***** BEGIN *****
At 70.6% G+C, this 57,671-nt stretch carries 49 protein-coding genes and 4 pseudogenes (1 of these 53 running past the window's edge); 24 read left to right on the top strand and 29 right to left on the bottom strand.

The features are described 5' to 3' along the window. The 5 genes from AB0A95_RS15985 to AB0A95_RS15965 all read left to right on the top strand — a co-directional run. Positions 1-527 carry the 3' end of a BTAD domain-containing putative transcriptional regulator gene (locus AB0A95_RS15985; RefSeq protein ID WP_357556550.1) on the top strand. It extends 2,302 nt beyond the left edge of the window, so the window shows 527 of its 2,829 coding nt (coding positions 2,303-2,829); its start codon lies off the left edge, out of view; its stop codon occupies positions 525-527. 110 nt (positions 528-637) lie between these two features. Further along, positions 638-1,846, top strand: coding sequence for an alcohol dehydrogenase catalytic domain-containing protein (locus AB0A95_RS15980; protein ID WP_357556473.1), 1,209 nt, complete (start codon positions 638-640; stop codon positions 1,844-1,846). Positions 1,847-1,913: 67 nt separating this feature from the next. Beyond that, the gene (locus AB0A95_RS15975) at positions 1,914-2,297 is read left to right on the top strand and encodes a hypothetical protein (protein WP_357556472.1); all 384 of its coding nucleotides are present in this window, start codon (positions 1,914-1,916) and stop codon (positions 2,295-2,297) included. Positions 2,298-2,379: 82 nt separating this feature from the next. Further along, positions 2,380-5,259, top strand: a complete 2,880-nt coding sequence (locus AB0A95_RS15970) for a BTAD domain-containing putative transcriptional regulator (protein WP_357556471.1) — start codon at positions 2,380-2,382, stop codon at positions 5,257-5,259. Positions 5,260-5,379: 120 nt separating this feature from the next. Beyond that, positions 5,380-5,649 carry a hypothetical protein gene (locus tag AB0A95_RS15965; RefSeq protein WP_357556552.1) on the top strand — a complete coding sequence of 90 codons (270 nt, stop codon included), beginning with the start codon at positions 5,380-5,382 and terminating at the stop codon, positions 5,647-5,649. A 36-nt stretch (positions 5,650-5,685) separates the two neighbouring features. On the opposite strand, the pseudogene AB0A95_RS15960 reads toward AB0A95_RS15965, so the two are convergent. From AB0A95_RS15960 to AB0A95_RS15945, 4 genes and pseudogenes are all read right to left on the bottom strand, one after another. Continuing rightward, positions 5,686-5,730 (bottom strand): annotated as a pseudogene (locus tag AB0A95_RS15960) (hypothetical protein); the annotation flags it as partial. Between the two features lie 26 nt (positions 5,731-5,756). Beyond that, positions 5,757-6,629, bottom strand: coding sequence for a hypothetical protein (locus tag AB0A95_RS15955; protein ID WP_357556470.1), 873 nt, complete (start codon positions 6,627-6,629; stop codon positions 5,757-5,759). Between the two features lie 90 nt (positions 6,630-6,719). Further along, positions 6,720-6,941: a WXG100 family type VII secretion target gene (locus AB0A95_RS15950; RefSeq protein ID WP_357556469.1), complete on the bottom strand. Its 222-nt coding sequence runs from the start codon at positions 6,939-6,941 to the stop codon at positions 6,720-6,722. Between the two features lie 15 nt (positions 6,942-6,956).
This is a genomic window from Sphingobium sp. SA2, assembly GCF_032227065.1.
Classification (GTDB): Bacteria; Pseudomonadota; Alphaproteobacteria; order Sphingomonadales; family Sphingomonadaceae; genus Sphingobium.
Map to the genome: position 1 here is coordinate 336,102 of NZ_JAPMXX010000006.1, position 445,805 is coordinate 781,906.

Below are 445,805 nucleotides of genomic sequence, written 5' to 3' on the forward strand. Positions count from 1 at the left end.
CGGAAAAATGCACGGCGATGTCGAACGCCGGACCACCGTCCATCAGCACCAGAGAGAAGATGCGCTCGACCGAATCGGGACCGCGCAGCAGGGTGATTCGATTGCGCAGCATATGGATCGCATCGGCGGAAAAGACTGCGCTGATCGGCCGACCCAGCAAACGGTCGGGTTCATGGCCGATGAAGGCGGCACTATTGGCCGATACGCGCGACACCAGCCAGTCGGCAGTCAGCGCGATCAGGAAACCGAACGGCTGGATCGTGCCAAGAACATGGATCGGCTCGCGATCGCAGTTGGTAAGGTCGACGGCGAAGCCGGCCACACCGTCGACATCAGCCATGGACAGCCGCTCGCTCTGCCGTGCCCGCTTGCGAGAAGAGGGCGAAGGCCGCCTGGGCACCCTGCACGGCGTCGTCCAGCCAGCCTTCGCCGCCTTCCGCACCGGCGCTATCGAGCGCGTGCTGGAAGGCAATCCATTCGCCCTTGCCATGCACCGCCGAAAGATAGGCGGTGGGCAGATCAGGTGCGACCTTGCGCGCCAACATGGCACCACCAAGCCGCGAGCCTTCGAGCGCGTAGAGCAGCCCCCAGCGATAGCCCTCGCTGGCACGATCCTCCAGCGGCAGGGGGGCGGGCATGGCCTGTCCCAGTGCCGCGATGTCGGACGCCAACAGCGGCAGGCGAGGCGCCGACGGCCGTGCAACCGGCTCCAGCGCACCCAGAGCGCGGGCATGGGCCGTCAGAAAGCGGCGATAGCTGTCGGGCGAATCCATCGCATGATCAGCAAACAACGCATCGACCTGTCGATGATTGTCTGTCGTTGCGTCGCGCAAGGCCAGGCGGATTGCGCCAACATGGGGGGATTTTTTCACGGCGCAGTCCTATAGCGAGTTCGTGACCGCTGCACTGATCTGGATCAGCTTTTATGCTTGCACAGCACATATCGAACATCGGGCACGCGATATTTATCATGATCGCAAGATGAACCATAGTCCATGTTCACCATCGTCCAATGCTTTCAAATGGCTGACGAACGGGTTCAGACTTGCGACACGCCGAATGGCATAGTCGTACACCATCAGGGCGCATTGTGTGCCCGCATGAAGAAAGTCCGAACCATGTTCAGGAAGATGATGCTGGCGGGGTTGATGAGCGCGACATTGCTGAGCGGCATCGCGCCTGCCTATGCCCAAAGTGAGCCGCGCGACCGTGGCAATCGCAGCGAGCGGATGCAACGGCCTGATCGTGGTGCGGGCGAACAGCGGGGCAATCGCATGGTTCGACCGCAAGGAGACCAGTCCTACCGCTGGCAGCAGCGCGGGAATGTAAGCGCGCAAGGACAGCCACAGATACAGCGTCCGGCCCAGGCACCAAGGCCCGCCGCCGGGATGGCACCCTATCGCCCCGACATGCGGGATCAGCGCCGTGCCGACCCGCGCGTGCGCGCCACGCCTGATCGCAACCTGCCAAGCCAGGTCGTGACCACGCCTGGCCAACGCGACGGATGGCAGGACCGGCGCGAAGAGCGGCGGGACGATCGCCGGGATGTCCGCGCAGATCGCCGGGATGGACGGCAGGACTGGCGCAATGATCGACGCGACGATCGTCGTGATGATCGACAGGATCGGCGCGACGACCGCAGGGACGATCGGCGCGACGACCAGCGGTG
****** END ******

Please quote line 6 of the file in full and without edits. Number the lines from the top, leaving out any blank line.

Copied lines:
Below are 445,805 nucleotides of genomic sequence, written 5' to 3' on the forward strand. Positions count from 1 at the left end.